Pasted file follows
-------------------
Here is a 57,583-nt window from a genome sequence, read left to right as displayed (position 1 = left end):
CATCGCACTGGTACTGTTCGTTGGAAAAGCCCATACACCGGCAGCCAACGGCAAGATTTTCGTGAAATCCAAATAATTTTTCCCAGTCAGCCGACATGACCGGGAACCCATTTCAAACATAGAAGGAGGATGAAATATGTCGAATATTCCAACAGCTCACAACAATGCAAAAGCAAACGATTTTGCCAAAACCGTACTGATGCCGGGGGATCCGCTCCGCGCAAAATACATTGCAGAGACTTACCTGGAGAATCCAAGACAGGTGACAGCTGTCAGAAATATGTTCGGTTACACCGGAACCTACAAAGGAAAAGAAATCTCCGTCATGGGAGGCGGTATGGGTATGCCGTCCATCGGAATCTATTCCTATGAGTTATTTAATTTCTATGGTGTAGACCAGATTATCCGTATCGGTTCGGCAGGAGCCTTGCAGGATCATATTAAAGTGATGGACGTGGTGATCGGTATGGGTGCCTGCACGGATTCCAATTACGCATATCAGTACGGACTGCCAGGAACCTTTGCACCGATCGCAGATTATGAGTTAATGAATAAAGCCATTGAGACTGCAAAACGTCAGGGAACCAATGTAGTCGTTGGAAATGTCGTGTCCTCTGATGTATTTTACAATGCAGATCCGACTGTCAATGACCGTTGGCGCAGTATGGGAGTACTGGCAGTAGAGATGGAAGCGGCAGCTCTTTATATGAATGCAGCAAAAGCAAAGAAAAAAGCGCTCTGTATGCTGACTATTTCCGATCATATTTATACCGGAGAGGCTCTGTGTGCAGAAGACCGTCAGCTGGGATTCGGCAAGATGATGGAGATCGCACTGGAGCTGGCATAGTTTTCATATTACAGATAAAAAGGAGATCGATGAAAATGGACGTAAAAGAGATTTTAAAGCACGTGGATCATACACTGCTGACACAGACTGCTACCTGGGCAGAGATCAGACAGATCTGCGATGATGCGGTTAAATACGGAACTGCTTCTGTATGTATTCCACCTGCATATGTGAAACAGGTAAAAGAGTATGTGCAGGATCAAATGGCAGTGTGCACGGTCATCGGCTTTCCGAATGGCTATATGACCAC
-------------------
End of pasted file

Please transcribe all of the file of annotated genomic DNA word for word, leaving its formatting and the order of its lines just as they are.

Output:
Here is a 57,583-nt window from a genome sequence, read left to right as displayed (position 1 = left end):
CATCGCACTGGTACTGTTCGTTGGAAAAGCCCATACACCGGCAGCCAACGGCAAGATTTTCGTGAAATCCAAATAATTTTTCCCAGTCAGCCGACATGACCGGGAACCCATTTCAAACATAGAAGGAGGATGAAATATGTCGAATATTCCAACAGCTCACAACAATGCAAAAGCAAACGATTTTGCCAAAACCGTACTGATGCCGGGGGATCCGCTCCGCGCAAAATACATTGCAGAGACTTACCTGGAGAATCCAAGACAGGTGACAGCTGTCAGAAATATGTTCGGTTACACCGGAACCTACAAAGGAAAAGAAATCTCCGTCATGGGAGGCGGTATGGGTATGCCGTCCATCGGAATCTATTCCTATGAGTTATTTAATTTCTATGGTGTAGACCAGATTATCCGTATCGGTTCGGCAGGAGCCTTGCAGGATCATATTAAAGTGATGGACGTGGTGATCGGTATGGGTGCCTGCACGGATTCCAATTACGCATATCAGTACGGACTGCCAGGAACCTTTGCACCGATCGCAGATTATGAGTTAATGAATAAAGCCATTGAGACTGCAAAACGTCAGGGAACCAATGTAGTCGTTGGAAATGTCGTGTCCTCTGATGTATTTTACAATGCAGATCCGACTGTCAATGACCGTTGGCGCAGTATGGGAGTACTGGCAGTAGAGATGGAAGCGGCAGCTCTTTATATGAATGCAGCAAAAGCAAAGAAAAAAGCGCTCTGTATGCTGACTATTTCCGATCATATTTATACCGGAGAGGCTCTGTGTGCAGAAGACCGTCAGCTGGGATTCGGCAAGATGATGGAGATCGCACTGGAGCTGGCATAGTTTTCATATTACAGATAAAAAGGAGATCGATGAAAATGGACGTAAAAGAGATTTTAAAGCACGTGGATCATACACTGCTGACACAGACTGCTACCTGGGCAGAGATCAGACAGATCTGCGATGATGCGGTTAAATACGGAACTGCTTCTGTATGTATTCCACCTGCATATGTGAAACAGGTAAAAGAGTATGTGCAGGATCAAATGGCAGTGTGCACGGTCATCGGCTTTCCGAATGGCTATATGACCAC